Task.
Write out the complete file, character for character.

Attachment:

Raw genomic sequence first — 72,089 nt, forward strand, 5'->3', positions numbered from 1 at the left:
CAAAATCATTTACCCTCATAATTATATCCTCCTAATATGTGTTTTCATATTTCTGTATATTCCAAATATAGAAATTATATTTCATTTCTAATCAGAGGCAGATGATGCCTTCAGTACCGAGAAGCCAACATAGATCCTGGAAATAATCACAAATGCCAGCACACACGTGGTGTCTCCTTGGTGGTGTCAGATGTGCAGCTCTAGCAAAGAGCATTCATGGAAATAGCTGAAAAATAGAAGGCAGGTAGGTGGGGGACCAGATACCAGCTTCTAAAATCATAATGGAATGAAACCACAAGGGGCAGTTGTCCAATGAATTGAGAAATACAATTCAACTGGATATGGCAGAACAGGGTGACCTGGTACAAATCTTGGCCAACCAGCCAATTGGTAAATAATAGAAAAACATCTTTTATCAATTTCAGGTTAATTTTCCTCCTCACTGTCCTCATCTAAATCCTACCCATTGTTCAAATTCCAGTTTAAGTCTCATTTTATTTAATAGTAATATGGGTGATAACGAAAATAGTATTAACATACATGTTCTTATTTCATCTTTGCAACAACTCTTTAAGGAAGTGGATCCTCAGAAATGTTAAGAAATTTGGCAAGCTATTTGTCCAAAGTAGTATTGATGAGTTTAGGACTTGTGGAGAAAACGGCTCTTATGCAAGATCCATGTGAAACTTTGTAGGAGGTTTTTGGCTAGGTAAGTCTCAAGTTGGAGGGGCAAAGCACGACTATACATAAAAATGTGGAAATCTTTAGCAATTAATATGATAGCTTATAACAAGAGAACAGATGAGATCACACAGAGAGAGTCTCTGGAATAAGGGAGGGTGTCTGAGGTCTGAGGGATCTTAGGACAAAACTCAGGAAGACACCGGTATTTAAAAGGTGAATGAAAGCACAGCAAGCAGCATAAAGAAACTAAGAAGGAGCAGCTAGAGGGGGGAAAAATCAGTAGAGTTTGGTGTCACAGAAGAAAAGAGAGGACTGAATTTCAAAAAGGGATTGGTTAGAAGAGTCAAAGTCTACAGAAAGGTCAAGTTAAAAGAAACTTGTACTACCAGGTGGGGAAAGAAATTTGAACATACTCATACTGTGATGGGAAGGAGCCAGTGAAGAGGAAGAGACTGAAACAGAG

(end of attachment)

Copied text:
Raw genomic sequence first — 72,089 nt, forward strand, 5'->3', positions numbered from 1 at the left:
CAAAATCATTTACCCTCATAATTATATCCTCCTAATATGTGTTTTCATATTTCTGTATATTCCAAATATAGAAATTATATTTCATTTCTAATCAGAGGCAGATGATGCCTTCAGTACCGAGAAGCCAACATAGATCCTGGAAATAATCACAAATGCCAGCACACACGTGGTGTCTCCTTGGTGGTGTCAGATGTGCAGCTCTAGCAAAGAGCATTCATGGAAATAGCTGAAAAATAGAAGGCAGGTAGGTGGGGGACCAGATACCAGCTTCTAAAATCATAATGGAATGAAACCACAAGGGGCAGTTGTCCAATGAATTGAGAAATACAATTCAACTGGATATGGCAGAACAGGGTGACCTGGTACAAATCTTGGCCAACCAGCCAATTGGTAAATAATAGAAAAACATCTTTTATCAATTTCAGGTTAATTTTCCTCCTCACTGTCCTCATCTAAATCCTACCCATTGTTCAAATTCCAGTTTAAGTCTCATTTTATTTAATAGTAATATGGGTGATAACGAAAATAGTATTAACATACATGTTCTTATTTCATCTTTGCAACAACTCTTTAAGGAAGTGGATCCTCAGAAATGTTAAGAAATTTGGCAAGCTATTTGTCCAAAGTAGTATTGATGAGTTTAGGACTTGTGGAGAAAACGGCTCTTATGCAAGATCCATGTGAAACTTTGTAGGAGGTTTTTGGCTAGGTAAGTCTCAAGTTGGAGGGGCAAAGCACGACTATACATAAAAATGTGGAAATCTTTAGCAATTAATATGATAGCTTATAACAAGAGAACAGATGAGATCACACAGAGAGAGTCTCTGGAATAAGGGAGGGTGTCTGAGGTCTGAGGGATCTTAGGACAAAACTCAGGAAGACACCGGTATTTAAAAGGTGAATGAAAGCACAGCAAGCAGCATAAAGAAACTAAGAAGGAGCAGCTAGAGGGGGGAAAAATCAGTAGAGTTTGGTGTCACAGAAGAAAAGAGAGGACTGAATTTCAAAAAGGGATTGGTTAGAAGAGTCAAAGTCTACAGAAAGGTCAAGTTAAAAGAAACTTGTACTACCAGGTGGGGAAAGAAATTTGAACATACTCATACTGTGATGGGAAGGAGCCAGTGAAGAGGAAGAGACTGAAACAGAG